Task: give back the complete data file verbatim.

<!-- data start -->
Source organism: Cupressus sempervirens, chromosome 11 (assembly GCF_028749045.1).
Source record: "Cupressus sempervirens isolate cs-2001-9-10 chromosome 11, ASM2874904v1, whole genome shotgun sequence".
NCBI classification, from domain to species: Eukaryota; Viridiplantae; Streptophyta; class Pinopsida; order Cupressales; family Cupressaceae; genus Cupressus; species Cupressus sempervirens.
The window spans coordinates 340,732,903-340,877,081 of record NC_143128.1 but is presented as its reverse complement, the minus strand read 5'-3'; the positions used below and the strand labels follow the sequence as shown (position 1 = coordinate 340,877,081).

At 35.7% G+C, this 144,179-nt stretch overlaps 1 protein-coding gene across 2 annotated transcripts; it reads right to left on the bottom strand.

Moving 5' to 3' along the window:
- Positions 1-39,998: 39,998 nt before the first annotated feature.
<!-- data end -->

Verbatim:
Source organism: Cupressus sempervirens, chromosome 11 (assembly GCF_028749045.1).
Source record: "Cupressus sempervirens isolate cs-2001-9-10 chromosome 11, ASM2874904v1, whole genome shotgun sequence".
NCBI classification, from domain to species: Eukaryota; Viridiplantae; Streptophyta; class Pinopsida; order Cupressales; family Cupressaceae; genus Cupressus; species Cupressus sempervirens.
The window spans coordinates 340,732,903-340,877,081 of record NC_143128.1 but is presented as its reverse complement, the minus strand read 5'-3'; the positions used below and the strand labels follow the sequence as shown (position 1 = coordinate 340,877,081).

At 35.7% G+C, this 144,179-nt stretch overlaps 1 protein-coding gene across 2 annotated transcripts; it reads right to left on the bottom strand.

Moving 5' to 3' along the window:
- Positions 1-39,998: 39,998 nt before the first annotated feature.